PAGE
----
Why You Should Read Arthur Machen
Joshua Alan Sturgill
I’ve just finished reading a collection of Machen’s short horror fiction. And for those who would avoid (or maybe be wrongly attentive to) the term “horror,” I offer a few reflections. My intention is to encourage greater readership of his works, because I feel that where he is known, he suffers under the label “genre writer”—a label he does not deserve.
The stories in my collection included: The Great God Pan, The White People, The Inmost Light and The Shining Pyramid. These are easily read in a few hours, though I recommend giving them plenty of time and attention.
I might be throwing out some spoilers here. This is a warning for those whose appreciation of a story is mostly exhausted by its surprise. I find though, that great literature is so much more than its novelty, and that knowing a few themes or details beforehand rarely spoils the impact, but often prepares the reader or viewer for a deeper engagement.
Let me begin by reorienting our thinking on the word horror. With its relatives horrid, horrible and horrifying, the word comes from a Latin root meaning to “shudder” or “tremble deeply.” Machen’s work is meant to cause shuddering at what is always present around us, but rarely seen. His work is suggestive and descriptive, rather than exciting and gory.
Since horror does not mean “causing to scream out loud,” we can immediately distinguish Victorian horror fantasy from modern horror film—which is a kind of entertainment. I don’t think Machen fits the category of entertainment—unless by this we refer to the original idea of “to entertain” (inter/among + tenere/hold)—meaning to “hold in common,” from which we have the idea of hospitality, or “to hold within,” meaning to “consider carefully.”
Of course, as with much current usage, the word has come to mean something almost the opposite of its original denotation. We now have “an entertainment,” which means something not held and not considered. Very far from Machen, and very far from the purpose of most great art.
With this preliminary clarification out of the way, I will dive right into what I think are some of the most important of Machen’s ideas a new reader should know.
First, in Machen, there is no supernatural. This word refers to something removed, usually far removed, from what we call our natural, normal life. Out of sight, out of mind, as we say. But Machen’s stories describe our world as being without a safe separation between the Seen and the Unseen. The “supernatural” is simply the parts of the natural we would rather not think about.
Our decision to not think about the Unseen is what we call, variously, Science, Modernism, Culture. Machen suggests that though the modern and the scientific (they are one thing for him) blind or distract us from the Unseen, they do not release us or inoculate us from their influence. Science may even, in The Great God Pan for instance, unwittingly serve infernal ends. Science opens a back door, so to speak, for the Unseen to invade from an unexpected direction.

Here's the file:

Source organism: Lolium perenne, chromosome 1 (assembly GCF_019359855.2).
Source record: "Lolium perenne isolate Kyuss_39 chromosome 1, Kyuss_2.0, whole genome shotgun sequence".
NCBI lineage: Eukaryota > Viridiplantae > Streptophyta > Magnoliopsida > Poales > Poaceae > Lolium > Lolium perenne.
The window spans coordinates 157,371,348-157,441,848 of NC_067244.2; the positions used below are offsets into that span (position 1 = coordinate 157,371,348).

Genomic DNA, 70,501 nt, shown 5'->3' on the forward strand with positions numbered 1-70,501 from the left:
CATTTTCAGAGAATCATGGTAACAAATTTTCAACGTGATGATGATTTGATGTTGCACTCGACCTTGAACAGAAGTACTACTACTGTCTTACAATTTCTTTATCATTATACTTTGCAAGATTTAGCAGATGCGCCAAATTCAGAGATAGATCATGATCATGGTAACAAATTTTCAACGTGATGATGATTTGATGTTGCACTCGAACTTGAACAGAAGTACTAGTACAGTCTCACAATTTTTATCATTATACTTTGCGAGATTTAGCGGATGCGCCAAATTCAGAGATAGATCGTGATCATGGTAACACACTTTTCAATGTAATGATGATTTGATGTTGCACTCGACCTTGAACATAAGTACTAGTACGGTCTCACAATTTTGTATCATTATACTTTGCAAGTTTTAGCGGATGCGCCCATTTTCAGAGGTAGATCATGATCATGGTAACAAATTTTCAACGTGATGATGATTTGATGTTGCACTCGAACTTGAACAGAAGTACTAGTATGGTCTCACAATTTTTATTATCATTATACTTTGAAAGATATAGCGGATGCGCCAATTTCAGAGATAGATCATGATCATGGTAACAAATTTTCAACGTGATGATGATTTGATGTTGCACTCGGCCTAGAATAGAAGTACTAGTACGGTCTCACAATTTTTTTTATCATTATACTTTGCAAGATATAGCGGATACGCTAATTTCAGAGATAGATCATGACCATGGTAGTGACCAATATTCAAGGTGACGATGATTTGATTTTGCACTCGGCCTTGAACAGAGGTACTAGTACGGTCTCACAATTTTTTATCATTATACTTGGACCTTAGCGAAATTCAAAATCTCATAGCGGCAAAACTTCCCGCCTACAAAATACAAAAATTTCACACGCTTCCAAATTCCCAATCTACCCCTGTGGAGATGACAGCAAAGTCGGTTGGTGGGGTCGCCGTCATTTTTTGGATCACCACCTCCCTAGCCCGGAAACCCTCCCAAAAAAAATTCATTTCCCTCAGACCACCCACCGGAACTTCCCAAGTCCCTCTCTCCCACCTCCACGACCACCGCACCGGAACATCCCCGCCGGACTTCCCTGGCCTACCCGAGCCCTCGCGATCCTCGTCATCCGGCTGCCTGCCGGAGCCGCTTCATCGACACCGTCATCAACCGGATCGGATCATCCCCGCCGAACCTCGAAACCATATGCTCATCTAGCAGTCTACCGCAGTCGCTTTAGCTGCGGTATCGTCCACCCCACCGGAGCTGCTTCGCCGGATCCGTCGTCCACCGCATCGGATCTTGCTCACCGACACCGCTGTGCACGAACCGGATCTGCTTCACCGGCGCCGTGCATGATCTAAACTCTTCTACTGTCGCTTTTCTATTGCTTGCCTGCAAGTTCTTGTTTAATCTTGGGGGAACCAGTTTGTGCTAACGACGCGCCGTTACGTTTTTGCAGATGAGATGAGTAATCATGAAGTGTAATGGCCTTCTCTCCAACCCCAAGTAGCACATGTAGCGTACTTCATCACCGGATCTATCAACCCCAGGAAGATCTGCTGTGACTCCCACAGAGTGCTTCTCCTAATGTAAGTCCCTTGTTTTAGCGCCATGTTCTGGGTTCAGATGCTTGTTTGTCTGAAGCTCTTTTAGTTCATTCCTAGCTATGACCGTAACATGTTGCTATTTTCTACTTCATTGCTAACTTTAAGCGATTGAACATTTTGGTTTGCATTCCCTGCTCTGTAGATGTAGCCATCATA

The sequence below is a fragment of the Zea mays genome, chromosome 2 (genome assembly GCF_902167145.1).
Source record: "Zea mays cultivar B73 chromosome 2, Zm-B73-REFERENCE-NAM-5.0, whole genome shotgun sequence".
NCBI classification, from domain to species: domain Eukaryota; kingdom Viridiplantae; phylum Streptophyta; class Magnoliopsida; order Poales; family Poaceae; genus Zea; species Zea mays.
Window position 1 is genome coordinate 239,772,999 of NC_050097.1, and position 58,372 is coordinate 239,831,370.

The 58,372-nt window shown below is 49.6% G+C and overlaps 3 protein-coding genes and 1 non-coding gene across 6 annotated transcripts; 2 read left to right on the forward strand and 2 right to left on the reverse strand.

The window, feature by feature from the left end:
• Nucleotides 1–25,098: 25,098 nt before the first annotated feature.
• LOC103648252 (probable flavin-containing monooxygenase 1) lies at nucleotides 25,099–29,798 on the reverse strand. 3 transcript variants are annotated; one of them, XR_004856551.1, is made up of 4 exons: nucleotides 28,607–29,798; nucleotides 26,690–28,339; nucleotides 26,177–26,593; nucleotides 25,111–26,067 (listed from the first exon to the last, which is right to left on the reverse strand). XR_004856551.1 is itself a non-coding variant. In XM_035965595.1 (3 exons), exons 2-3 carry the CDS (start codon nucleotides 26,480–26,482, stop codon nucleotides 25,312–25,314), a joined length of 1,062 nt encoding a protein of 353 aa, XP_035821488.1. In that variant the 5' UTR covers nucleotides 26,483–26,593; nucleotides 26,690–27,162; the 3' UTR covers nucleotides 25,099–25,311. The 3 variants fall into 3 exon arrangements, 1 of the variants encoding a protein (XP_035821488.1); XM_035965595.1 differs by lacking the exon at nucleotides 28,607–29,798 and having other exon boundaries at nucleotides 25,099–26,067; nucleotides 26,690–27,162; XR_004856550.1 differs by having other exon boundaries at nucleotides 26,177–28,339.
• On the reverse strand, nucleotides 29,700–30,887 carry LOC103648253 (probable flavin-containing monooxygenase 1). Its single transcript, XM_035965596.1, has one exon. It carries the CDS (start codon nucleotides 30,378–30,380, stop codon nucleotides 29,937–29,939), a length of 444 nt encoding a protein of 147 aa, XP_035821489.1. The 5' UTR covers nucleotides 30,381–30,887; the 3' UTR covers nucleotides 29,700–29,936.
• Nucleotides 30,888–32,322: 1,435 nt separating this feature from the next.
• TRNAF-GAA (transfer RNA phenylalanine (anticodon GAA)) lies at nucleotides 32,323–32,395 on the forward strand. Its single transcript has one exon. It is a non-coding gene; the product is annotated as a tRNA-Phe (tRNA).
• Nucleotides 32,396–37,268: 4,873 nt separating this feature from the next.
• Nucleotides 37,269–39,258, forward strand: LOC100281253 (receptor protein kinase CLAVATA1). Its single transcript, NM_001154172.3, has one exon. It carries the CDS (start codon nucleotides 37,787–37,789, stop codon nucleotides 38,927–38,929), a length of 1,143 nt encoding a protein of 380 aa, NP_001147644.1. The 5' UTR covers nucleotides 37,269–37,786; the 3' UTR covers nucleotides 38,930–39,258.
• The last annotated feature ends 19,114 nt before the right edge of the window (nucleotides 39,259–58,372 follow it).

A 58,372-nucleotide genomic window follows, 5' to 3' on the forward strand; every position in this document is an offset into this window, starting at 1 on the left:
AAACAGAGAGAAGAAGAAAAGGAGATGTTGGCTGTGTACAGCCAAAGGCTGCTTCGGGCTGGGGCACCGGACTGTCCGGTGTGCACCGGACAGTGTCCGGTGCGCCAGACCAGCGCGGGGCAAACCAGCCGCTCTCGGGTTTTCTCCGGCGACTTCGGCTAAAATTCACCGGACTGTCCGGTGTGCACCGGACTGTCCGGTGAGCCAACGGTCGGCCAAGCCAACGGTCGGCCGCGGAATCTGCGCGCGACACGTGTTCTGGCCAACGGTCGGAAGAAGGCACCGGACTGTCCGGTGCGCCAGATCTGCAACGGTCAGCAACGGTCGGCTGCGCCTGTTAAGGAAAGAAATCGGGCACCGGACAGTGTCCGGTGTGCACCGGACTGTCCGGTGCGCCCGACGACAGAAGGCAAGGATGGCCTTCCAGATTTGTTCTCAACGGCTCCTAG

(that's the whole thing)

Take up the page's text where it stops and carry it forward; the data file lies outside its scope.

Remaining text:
Machen shows science furthering the cause of evil beings rather than disproving their existence or rendering them harmless. Evil, then, is conscious and deliberative. In Machen’s fiction, we do not see mere “forces” of evil. Both humans and devils have minds and make choices.
A second observation involves the relationship of good and evil to the landscape. If humans and devils make choices, these choices affect the physical world—objects, locations, words. A place can be hallowed or haunted, sometimes for centuries, as it bears the consequence of use or abuse. Good and evil remain on or in the land until destroyed or transfigured. No thing and no place simply drifts back to “neutral.”
Evil remains with us, often biding its time in inaction, choosing its practitioners and victims precisely in order to keep itself out of view. In this, it mimics the good. But while goodness remains unseen out of its humility and gentleness, evil remains unseen through deceit and malintent.
Because evil and good are tied to the land, we can make a third observation: the consequences of an encounter with evil are irreversible. There is no undoing the spell, no rescue, no “happy ending, lessons learned.” Those who die remain dead… those who are terrorized remain forever in horror of what they have seen… those who let in the evil suffer for doing so.
Perhaps this directly leads to a fourth point: evil is a mystery that can never be solved. The “solutions” found in Machen’s detective-like stories are always solutions of how, never of why. Justice, reason and reversal are not part of the plot. That evil occurs, that it leaves traces and trails, that it operates consciously—these can be known. But why evil exists is beyond our ability to discover.
Finally, as a new reader of Machen, I’m struck by his continual reference to what used to be called “thin places”—objects and locations where the veil is sheer, and the Unseen (whether holy or hellish) breaks through. The Grail narratives and the demoniac narratives both feature this theme. Good passes through wells and churches and peaceful homes. Evil passes through grottoes and dark groves. In other words, dedicated places… and dedicated people, as well. Ultimately, we become the thin place where either evil or good will break through.
Machen’s characters, with their simple views and comfortable lives, are exactly as we are. Yet, he insists a comfortable life is often the privilege of ignorance. Our workaday world is as much an illusion as a safe and distant “supernatural.”